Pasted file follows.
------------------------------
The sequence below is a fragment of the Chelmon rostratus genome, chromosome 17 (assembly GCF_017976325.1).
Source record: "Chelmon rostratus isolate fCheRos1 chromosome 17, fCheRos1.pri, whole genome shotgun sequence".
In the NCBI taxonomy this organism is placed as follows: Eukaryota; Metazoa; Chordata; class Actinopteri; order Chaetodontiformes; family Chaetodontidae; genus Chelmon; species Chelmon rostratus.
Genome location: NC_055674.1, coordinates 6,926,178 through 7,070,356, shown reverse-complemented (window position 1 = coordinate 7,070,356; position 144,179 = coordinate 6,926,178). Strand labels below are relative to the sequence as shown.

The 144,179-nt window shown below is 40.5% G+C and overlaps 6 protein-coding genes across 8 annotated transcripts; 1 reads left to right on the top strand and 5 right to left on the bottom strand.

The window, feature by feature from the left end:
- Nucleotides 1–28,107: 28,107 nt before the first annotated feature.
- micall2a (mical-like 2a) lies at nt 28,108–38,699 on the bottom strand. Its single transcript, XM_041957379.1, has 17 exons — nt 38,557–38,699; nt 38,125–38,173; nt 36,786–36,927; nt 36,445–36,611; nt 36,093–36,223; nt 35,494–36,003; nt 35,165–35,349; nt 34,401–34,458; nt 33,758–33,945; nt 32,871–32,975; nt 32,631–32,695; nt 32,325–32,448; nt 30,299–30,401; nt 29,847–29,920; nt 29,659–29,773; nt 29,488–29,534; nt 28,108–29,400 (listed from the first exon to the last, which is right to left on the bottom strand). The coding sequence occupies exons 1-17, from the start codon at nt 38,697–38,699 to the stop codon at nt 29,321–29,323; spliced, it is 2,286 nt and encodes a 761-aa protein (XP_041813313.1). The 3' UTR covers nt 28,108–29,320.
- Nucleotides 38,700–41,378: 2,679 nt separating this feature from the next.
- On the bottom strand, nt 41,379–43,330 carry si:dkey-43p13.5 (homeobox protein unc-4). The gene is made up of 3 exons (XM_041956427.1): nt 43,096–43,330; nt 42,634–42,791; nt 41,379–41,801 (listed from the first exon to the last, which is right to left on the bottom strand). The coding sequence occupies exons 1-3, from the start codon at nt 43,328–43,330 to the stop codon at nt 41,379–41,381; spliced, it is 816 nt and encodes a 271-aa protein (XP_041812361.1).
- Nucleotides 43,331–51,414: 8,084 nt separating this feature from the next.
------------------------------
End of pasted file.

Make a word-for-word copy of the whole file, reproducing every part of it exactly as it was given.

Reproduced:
The sequence below is a fragment of the Chelmon rostratus genome, chromosome 17 (assembly GCF_017976325.1).
Source record: "Chelmon rostratus isolate fCheRos1 chromosome 17, fCheRos1.pri, whole genome shotgun sequence".
In the NCBI taxonomy this organism is placed as follows: Eukaryota; Metazoa; Chordata; class Actinopteri; order Chaetodontiformes; family Chaetodontidae; genus Chelmon; species Chelmon rostratus.
Genome location: NC_055674.1, coordinates 6,926,178 through 7,070,356, shown reverse-complemented (window position 1 = coordinate 7,070,356; position 144,179 = coordinate 6,926,178). Strand labels below are relative to the sequence as shown.

The 144,179-nt window shown below is 40.5% G+C and overlaps 6 protein-coding genes across 8 annotated transcripts; 1 reads left to right on the top strand and 5 right to left on the bottom strand.

The window, feature by feature from the left end:
- Nucleotides 1–28,107: 28,107 nt before the first annotated feature.
- micall2a (mical-like 2a) lies at nt 28,108–38,699 on the bottom strand. Its single transcript, XM_041957379.1, has 17 exons — nt 38,557–38,699; nt 38,125–38,173; nt 36,786–36,927; nt 36,445–36,611; nt 36,093–36,223; nt 35,494–36,003; nt 35,165–35,349; nt 34,401–34,458; nt 33,758–33,945; nt 32,871–32,975; nt 32,631–32,695; nt 32,325–32,448; nt 30,299–30,401; nt 29,847–29,920; nt 29,659–29,773; nt 29,488–29,534; nt 28,108–29,400 (listed from the first exon to the last, which is right to left on the bottom strand). The coding sequence occupies exons 1-17, from the start codon at nt 38,697–38,699 to the stop codon at nt 29,321–29,323; spliced, it is 2,286 nt and encodes a 761-aa protein (XP_041813313.1). The 3' UTR covers nt 28,108–29,320.
- Nucleotides 38,700–41,378: 2,679 nt separating this feature from the next.
- On the bottom strand, nt 41,379–43,330 carry si:dkey-43p13.5 (homeobox protein unc-4). The gene is made up of 3 exons (XM_041956427.1): nt 43,096–43,330; nt 42,634–42,791; nt 41,379–41,801 (listed from the first exon to the last, which is right to left on the bottom strand). The coding sequence occupies exons 1-3, from the start codon at nt 43,328–43,330 to the stop codon at nt 41,379–41,381; spliced, it is 816 nt and encodes a 271-aa protein (XP_041812361.1).
- Nucleotides 43,331–51,414: 8,084 nt separating this feature from the next.